What do you see in these two picture? A blog entry by one of our young adults

What do you see in these two pictures?

When I first arrived at my new room at Free Spirit’s facilities a week after the New Year all I wanted to do was unpack my bags. Everything was going swell, the staff members were all coming by to introduce themselves and I was feeling very welcome, when I made a dire realization and slowly clenched my jaw and fist in frustration. I hadn’t brought any sandals. I didn’t bring sandals to Israel. The first thing anybody should pack for Israel is sandals, and I hadn’t brought any.

After the initial wave of frustration passed over, I resolved to purchase a pair at the next available moment. After a trip to Tel Aviv and my wallet becoming 80 shekels lighter, I had my sandals. Problem solved and feet finally comfortable, I thought no more about my sandal conundrum until the furniture you see in these two pictures.

In America, it often feels as if we have been conditioned to pass off repairs only to experts. People are afraid to break what they already own even more or just downright don’t want to be bothered with the handiwork. When something is broken or lost, we go to the store and buy a new one. If we are missing a key ingredient for a recipe, we run off to the nearest grocery store.

Instant gratification and convenience make us worship the finished product. If it doesn’t look pretty, why even bother. There is little to no appreciation for “the process.” We get a beautiful mahogany cabinet, but have no clue how to polish wood or where to hammer nails to reinforce the shelves.  The finished product is praised, but the assembly and components alone are ugly and unappreciated.  We praise the furniture as beautiful for being aesthetically pleasing, but there is much more to appreciate then how much the rug ties the room together.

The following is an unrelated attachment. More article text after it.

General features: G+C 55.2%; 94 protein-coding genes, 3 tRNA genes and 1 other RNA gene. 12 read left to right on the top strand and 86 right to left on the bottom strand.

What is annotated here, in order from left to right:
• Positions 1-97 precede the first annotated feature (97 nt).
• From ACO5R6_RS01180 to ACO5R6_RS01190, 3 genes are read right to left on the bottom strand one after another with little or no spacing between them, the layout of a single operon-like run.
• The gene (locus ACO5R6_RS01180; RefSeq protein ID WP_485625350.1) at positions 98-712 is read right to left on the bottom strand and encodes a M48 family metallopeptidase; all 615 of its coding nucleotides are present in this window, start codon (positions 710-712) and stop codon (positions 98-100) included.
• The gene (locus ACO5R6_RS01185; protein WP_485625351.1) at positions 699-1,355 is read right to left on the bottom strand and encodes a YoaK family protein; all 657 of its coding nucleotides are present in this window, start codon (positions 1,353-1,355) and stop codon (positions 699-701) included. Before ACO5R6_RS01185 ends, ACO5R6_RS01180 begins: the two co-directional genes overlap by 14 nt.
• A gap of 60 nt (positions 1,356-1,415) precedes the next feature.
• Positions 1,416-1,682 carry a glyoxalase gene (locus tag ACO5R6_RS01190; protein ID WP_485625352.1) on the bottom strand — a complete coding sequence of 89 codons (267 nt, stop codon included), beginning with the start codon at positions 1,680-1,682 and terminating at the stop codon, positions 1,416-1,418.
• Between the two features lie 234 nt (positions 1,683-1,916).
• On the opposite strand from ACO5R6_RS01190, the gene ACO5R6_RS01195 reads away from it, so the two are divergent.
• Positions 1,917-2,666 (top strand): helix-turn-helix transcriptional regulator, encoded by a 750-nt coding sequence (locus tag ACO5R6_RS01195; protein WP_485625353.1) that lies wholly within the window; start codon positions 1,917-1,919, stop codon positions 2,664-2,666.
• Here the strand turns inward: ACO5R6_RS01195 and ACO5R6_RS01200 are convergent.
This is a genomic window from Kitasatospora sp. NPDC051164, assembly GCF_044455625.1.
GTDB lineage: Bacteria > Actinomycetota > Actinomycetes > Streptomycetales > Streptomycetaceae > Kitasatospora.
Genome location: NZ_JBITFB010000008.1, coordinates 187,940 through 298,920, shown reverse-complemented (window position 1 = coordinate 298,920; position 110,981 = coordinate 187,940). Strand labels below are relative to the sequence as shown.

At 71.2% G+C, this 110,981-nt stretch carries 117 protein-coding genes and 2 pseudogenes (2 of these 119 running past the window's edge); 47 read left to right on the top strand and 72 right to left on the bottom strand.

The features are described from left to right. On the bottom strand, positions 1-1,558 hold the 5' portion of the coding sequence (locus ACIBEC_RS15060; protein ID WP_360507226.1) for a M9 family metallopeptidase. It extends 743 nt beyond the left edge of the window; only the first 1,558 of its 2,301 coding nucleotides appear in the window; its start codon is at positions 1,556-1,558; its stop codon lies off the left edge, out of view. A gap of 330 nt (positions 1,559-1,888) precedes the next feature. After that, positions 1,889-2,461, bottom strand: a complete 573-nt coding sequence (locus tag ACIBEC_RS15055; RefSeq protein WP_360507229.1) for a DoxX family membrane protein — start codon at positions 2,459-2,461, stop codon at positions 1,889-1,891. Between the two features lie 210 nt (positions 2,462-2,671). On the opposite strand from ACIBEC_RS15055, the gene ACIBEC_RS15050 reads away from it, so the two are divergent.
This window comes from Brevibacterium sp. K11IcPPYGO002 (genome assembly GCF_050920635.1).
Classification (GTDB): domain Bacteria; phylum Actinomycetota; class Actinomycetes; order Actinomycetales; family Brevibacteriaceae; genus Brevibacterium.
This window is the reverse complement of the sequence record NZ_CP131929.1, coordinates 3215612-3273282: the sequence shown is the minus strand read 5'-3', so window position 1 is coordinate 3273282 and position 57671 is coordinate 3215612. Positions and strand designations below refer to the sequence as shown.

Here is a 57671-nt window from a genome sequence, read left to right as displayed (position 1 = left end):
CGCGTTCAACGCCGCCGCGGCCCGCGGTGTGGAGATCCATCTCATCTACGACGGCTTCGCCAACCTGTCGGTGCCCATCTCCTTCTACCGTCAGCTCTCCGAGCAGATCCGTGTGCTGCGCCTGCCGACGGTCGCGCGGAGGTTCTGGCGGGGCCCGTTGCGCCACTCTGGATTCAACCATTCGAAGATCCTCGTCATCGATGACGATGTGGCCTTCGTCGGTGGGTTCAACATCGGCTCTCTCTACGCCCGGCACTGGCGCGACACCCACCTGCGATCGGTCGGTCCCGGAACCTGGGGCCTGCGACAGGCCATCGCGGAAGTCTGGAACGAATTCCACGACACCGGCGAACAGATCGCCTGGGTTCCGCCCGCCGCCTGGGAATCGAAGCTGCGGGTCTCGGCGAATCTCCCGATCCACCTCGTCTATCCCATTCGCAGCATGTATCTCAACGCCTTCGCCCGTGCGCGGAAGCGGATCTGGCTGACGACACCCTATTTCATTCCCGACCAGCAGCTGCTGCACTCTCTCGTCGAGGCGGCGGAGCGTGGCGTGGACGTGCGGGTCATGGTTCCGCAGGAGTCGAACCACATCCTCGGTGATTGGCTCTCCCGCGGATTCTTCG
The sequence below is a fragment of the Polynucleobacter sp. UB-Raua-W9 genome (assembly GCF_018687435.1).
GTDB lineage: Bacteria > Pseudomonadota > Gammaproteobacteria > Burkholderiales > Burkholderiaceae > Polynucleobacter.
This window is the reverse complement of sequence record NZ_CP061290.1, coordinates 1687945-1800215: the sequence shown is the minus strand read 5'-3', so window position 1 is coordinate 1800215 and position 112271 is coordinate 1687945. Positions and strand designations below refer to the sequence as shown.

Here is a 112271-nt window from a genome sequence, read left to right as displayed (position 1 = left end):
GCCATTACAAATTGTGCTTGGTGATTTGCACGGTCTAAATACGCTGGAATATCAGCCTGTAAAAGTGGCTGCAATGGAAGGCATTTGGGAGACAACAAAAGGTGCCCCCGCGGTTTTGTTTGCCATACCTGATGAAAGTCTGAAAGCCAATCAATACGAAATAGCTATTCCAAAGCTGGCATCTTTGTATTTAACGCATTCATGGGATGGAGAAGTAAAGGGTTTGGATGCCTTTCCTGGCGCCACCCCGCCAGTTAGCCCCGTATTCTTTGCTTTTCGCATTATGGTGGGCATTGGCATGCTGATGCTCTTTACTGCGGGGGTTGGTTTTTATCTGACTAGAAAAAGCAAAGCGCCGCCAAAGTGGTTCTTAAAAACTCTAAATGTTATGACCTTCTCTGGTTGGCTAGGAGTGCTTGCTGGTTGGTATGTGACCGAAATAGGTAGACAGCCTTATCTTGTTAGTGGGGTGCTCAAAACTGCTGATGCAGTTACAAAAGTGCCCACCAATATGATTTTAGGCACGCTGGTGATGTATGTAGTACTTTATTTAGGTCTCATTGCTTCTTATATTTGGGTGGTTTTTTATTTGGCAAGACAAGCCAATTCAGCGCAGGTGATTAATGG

What do I see in these two pictures?

Both of these tables were made as group projects with members of Free Spirit out of entirely recycled wood and nails from around the Kibbutz. The first table pictured has become a massive space saver for us in our kitchen and was assembled during my first week on the Kibbutz. I had never worked with wood and power tools before, but fondly reminisced about my love of Legos as I acclimated. It was also a wonderful opportunity to get to know Uri and the history of Hazorea. The table pictured on the right is where we put our recycling bins. It was the first major group project I finished with Free Spirit and I am so proud of the teamwork and effort we all put into it.

Also, they are both ugly.

They are the kind of furniture that you pick up locally for free after finding a listing on CraigsList. Maybe you even get paid to take it away. You would never see them inside a Crate & Barrel or Bed, Bath, and Beyond.

But they are beautiful.

I’m glad we didn’t go to the store and buy 2 tables. I built those tables. My friends built those tables. I grew and became stronger by making those tables. I love those ugly tables.

Those tables are beautiful.

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